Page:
The Supreme Court decision that DOJ is referring to is Rodriguez. Of course, Rodriguez ultimately concluded the plaintiffs’ challenges were reviewable. Rodriguez’s statement also concerned the AG’s authority to detain persons apprehended at the border, not challenges to the conditions in which persons are detained. It is one thing to say the pertinent statutes prohibit challenges to the AG’s decision about whether to detain an individual; it is another to say they prohibit challenges to the AG’s decision to detain someone without food or water, for example. Even the two Justices who would have held that “no court has jurisdiction” to review whether the pertinent statutes allow for indefinite detentions without bond hearings carved out an exception for claims pertaining to the conditions of detention. From Justice Thomas’s concurrence (joined by Justice Gorsuch):

The plurality dismisses my “expansive interpretation” because it would lead to “staggering results,” supposedly barring claims that are far afield from removal. See ante, at 9 (describing lawsuits challenging inhumane conditions of confinement, assaults, and negligent driving). But that is not the case. Unlike detention during removal proceedings, those actions are neither congressionally authorized nor meant to ensure that an alien can be removed. Thus, my conclusion that §1252(b)(9) covers an alien’s challenge to the fact of his detention (an action taken in pursuit of the lawful objective of removal) says nothing about whether it also covers claims about inhumane treatment, assaults, or negligently inflicted injuries suffered during detention (actions that go beyond the Government’s lawful pursuit of its removal objective). Cf. Bell v. Wolfish, 441 U. S. 520, 536–539 (1979) (drawing a similar distinction).



The overlap between Rodriguez and the administration’s forced separation of children is striking. But it also underscores two important points—one is how prior administrations, in arguing for expansive authority over immigration and immigration detentions, created environments that were ripe for abuse, and have enabled some of this administration’s abuses. Take Rodriguez, which sought to impose bond hearings for immigration-detentions that lasted more than six months. (Many detentions during the Obama administration lasted that long, with some lasting several years.) As I wrote last spring, the Trump administration, under then-DHS Secretary John Kelly, promulgated several executive orders announcing its intention to detain many more people for immigration-related reasons. And, in doing so, it was going to prolong detentions even further:

[T]he Trump administration’s policies will cause even more delays and more backlog as ICE seeks to both remove more persons, and detain more persons who are removable or inadmissible.  As ICE attempts to effectuate these policies, the number of cases pending before immigration courts will rise.  So too will the length of detentions.

Rodriguez will address whether the deficiencies in the current system require the government to offer bond hearings every six months to justify prolonged immigration-related detentions. Trump’s executive orders make that question, and the Court’s resolution of it, even more significant.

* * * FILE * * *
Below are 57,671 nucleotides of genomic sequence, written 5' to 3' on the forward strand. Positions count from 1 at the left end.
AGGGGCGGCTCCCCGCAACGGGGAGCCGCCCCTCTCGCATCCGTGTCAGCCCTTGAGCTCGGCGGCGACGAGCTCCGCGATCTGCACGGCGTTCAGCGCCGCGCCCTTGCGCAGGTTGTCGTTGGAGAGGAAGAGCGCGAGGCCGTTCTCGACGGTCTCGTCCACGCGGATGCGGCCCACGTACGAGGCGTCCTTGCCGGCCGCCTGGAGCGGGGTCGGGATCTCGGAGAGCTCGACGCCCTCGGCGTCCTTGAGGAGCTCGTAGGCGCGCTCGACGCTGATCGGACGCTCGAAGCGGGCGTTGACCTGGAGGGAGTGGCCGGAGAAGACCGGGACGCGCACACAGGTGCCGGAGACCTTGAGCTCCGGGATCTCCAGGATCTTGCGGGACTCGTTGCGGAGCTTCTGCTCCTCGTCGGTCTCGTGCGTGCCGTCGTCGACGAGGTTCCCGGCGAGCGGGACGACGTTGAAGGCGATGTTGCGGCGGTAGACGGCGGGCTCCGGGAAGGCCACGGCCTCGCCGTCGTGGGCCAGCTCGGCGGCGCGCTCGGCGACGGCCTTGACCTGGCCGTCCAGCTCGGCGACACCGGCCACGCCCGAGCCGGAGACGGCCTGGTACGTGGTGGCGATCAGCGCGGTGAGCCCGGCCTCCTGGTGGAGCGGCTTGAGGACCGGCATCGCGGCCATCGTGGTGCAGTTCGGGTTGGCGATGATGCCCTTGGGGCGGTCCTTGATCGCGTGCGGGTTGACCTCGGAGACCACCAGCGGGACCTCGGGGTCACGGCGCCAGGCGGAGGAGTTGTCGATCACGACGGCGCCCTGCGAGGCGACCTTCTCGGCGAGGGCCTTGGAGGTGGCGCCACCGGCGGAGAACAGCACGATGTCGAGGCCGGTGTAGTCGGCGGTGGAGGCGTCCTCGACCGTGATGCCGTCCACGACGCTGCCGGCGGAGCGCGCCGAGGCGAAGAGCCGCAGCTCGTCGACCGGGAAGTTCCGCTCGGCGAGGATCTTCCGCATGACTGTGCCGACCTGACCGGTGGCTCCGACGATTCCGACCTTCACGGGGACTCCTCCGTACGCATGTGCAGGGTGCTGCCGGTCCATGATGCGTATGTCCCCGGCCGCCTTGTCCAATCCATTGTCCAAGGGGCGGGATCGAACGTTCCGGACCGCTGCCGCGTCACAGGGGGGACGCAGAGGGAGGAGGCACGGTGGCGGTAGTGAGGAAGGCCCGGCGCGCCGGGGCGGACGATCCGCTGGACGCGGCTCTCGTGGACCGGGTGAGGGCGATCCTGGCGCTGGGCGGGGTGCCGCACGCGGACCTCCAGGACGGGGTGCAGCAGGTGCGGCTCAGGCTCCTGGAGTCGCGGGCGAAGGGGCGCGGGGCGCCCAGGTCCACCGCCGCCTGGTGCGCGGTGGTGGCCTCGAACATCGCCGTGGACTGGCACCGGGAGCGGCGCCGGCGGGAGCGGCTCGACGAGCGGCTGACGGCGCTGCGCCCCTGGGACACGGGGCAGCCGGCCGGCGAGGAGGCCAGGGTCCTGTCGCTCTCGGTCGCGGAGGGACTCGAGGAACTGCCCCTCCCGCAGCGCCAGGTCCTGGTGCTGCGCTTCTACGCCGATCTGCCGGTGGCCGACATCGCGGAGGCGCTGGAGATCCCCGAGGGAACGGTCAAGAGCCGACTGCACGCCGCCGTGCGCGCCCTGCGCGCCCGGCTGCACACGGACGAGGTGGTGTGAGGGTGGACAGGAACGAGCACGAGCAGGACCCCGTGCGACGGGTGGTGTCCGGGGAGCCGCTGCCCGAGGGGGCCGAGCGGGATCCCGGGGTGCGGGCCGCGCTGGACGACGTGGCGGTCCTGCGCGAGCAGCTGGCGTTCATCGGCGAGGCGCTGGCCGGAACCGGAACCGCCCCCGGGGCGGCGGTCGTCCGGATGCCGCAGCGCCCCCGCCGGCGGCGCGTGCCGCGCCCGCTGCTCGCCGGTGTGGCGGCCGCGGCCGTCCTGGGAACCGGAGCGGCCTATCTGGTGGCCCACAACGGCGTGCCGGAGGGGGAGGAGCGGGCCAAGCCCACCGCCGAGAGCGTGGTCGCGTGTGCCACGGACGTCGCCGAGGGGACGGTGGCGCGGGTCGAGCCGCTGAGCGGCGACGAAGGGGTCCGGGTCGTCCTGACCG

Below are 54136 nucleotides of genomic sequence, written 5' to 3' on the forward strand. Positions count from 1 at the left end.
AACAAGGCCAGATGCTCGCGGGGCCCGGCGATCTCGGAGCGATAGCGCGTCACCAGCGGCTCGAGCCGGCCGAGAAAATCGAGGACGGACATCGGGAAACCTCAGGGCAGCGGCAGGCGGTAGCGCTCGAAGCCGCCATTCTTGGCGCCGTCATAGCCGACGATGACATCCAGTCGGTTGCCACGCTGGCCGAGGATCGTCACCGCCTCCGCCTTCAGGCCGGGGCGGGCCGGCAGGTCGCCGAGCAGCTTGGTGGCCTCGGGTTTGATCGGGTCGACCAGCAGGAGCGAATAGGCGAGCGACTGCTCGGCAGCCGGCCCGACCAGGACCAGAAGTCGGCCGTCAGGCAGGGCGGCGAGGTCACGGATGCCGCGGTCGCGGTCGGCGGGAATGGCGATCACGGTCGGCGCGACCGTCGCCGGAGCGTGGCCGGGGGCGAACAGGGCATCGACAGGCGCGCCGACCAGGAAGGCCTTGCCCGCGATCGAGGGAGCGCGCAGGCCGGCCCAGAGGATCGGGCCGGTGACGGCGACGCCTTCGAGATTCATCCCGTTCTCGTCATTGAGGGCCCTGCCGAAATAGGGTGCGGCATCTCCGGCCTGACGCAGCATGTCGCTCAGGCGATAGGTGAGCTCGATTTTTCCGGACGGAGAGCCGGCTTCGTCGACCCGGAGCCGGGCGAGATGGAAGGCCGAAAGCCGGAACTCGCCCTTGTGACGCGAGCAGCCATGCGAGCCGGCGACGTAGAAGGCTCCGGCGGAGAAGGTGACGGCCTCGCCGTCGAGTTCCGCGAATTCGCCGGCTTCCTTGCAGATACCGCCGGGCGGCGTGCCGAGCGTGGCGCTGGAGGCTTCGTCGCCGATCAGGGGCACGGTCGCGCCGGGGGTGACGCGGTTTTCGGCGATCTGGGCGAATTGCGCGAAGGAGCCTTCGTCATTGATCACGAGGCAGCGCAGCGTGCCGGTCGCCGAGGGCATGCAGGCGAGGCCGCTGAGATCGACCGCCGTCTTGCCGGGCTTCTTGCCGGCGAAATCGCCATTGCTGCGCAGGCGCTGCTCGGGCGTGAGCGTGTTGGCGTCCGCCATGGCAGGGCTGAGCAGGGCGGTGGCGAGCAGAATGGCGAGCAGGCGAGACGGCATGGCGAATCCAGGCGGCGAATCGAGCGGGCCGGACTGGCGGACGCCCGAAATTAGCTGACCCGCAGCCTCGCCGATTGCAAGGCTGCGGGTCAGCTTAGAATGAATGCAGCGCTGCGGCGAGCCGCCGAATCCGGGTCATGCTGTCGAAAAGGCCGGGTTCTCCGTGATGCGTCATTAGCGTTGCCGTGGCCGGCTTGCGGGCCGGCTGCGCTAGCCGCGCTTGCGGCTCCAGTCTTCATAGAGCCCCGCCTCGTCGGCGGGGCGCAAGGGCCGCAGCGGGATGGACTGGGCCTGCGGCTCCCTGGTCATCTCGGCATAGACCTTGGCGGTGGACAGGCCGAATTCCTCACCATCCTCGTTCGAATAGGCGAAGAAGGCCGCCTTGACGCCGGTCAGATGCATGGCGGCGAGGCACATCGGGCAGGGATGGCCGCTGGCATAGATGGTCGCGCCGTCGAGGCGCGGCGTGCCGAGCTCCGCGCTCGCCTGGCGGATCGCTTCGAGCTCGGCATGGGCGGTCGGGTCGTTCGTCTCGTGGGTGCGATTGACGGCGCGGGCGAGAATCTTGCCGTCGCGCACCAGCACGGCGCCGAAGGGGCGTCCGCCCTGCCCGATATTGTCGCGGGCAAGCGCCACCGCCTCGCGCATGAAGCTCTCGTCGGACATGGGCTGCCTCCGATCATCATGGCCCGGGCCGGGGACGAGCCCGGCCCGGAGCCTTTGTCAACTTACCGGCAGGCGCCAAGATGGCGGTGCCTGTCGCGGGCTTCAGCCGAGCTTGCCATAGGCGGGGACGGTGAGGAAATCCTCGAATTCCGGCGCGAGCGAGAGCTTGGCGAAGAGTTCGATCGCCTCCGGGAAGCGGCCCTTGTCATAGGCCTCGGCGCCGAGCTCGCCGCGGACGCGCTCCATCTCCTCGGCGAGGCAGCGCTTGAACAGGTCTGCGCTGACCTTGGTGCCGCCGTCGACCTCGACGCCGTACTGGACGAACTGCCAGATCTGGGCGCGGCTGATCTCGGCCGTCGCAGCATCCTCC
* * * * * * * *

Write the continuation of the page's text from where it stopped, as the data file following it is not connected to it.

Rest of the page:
One implication of the Trump administration’s policies was gutting many of the existing protections that immigration law affords. As Britany Riley and I noted:

The administration’s position on the “solution” to lengthy immigration detentions—go home— offers another way to think about the separation of powers issues in the case. Their position illustrates how the structure of immigration law allows an aggressive executive branch to render meaningless the few protections that immigration law affords, simply by overwhelming the immigration system and making it too painful and difficult for noncitizens to avail themselves of the protections contained in immigration law.

The other point that Rodriguez drives home is that courts, and the Supreme Court in particular, have played a part in enabling an abusive and excessive immigration system. Courts signed off on gross expanses of power, even when there were indications that that power was being abused, or at least that there were risks that the power would be abused. The government has long said to courts, in the immigration context, “trust us; it won’t be that bad.” The Obama administration initially argued Rodriguez, and its position was that indefinite detentions of persons for immigration-related reasons are consistent with both statutes and the Constitution. Their argument, like so many arguments of prior administration, have traded on the implicit promise that they would exercise their powers responsibly and humanely, which laid the groundwork for those powers to be abused by administrations without those qualities. If the Trump administration accomplishes one thing, it should be that courts take more seriously the possibility that deferring to the executive branch on immigration, or expanding the executive branch’s power over immigration without sufficient checks, will lead to worst case scenarios. It arguably already has.